Last month we launched new materials on our School Garden Program website. The Food Safety Plan was transformed from a pre-written template to a fillable PDF where applicants can easily input information about their garden and write their own policies and procedures. By writing their own food safety plans, garden leaders are empowered to proactively manage environmental health and food safety in their gardens. The materials were designed to be in support of teachers, the School Garden Program’s primary audience.
Our School Garden Program also developed a range of new materials to assist schools in writing their Food Safety Plans, and created best practices documents for rainwater harvesting, composting, and, aquaponics so that these systems are as thoughtfully designed as the gardens.
The School Garden Program developed profiles of the communities where certified gardens are located and found that many of them are serving populations that are vulnerable to hunger, chronic health diseases, and potentially harmful environmental exposures. Twenty-six percent of certified gardens are located in USDA-designated food deserts. Certified gardens are located in communities with populations that are, on average, 46 percent low income, 23 percent below poverty, and 45 percent minority. See the map of certified gardens on the School Garden Program home page.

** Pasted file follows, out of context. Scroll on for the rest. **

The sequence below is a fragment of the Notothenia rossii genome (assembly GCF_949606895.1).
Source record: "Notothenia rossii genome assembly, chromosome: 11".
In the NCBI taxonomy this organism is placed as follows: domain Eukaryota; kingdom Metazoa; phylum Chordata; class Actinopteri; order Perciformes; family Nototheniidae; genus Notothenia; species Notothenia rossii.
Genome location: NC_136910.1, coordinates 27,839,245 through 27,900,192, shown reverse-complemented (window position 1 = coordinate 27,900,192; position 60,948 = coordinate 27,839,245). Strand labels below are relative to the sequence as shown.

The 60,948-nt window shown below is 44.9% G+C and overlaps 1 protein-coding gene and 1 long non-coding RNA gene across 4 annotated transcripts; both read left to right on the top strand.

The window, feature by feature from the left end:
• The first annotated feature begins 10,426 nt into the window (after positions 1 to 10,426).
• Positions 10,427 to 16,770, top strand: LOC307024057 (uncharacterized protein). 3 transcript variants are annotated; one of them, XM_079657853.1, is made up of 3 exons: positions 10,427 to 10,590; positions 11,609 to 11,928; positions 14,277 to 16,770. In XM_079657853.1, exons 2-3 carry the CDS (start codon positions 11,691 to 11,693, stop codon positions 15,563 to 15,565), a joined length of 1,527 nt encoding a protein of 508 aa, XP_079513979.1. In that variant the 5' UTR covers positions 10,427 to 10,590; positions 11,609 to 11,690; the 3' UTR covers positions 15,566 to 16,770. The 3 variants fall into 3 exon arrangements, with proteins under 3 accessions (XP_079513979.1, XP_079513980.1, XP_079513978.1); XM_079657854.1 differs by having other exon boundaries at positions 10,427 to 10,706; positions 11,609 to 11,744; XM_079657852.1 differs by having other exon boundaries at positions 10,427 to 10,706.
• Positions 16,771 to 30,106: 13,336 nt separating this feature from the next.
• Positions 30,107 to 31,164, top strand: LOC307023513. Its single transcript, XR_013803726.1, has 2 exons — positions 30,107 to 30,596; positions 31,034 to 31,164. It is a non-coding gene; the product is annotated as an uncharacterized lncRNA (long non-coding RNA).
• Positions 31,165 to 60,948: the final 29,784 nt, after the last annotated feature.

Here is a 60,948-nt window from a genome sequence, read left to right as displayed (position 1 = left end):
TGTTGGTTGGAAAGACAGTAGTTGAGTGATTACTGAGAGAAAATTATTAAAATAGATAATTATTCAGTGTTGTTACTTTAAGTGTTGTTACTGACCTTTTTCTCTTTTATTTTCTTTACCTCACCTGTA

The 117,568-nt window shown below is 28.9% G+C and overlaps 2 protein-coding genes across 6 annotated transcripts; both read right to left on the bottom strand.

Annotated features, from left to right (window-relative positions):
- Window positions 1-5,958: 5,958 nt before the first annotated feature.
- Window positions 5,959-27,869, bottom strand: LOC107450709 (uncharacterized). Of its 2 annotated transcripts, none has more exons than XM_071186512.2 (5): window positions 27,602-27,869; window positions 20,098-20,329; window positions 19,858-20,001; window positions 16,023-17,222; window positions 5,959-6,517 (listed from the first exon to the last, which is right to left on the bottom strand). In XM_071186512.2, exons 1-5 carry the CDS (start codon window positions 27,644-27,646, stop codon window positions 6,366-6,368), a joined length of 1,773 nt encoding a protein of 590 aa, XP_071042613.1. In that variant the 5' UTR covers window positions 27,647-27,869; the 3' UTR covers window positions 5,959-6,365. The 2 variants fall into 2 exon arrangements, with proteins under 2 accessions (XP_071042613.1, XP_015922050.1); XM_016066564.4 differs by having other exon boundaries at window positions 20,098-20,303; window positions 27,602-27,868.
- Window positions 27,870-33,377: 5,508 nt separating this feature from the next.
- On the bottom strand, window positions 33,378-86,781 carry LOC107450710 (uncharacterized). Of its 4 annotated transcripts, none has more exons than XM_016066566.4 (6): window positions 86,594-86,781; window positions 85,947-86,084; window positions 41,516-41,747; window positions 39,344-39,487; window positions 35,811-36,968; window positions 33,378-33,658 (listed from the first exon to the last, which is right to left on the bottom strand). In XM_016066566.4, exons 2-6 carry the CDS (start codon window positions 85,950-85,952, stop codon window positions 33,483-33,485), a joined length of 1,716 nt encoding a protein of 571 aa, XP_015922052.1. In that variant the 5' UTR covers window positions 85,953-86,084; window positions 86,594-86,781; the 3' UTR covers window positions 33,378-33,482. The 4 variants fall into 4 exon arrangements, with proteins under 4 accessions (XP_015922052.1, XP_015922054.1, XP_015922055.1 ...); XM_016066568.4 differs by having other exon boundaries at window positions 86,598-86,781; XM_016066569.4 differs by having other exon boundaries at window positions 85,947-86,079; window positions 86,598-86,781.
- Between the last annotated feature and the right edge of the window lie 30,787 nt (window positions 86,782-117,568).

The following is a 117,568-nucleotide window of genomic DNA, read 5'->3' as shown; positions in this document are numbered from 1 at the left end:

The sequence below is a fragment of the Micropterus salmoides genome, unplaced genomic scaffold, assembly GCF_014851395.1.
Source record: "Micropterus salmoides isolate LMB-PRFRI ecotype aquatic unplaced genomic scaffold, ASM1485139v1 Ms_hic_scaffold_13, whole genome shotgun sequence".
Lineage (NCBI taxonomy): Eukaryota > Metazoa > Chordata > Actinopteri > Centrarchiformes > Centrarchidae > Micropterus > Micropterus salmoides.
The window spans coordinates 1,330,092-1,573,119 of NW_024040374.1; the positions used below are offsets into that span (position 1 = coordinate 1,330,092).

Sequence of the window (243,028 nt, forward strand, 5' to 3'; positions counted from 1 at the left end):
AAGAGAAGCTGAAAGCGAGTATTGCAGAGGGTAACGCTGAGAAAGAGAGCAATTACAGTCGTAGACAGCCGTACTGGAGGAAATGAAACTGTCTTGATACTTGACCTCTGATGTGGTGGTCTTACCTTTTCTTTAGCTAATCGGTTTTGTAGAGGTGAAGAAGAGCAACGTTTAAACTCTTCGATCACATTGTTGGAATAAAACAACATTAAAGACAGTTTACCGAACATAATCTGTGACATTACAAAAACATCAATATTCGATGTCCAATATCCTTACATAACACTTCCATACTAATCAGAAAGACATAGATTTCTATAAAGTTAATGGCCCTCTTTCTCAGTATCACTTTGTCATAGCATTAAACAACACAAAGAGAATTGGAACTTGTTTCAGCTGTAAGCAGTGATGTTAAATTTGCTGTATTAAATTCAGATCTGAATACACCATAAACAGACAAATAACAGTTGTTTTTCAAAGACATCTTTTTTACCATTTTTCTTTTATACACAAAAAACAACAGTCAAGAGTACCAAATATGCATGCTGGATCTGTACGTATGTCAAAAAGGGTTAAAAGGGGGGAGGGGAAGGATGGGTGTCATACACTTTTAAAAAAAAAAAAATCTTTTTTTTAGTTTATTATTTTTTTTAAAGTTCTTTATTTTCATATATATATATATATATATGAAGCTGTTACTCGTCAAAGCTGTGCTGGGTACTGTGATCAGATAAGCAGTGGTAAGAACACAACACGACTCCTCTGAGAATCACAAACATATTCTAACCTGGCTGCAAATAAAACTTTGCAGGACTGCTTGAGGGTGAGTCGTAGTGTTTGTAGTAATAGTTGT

Through the School Garden Program, certified gardens implement best practices for growing and harvesting fruits and vegetables so that the foods grown are safe to eat and serve, ensuring that healthy food choices aren’t compromised by unhealthy growing conditions or handling practices.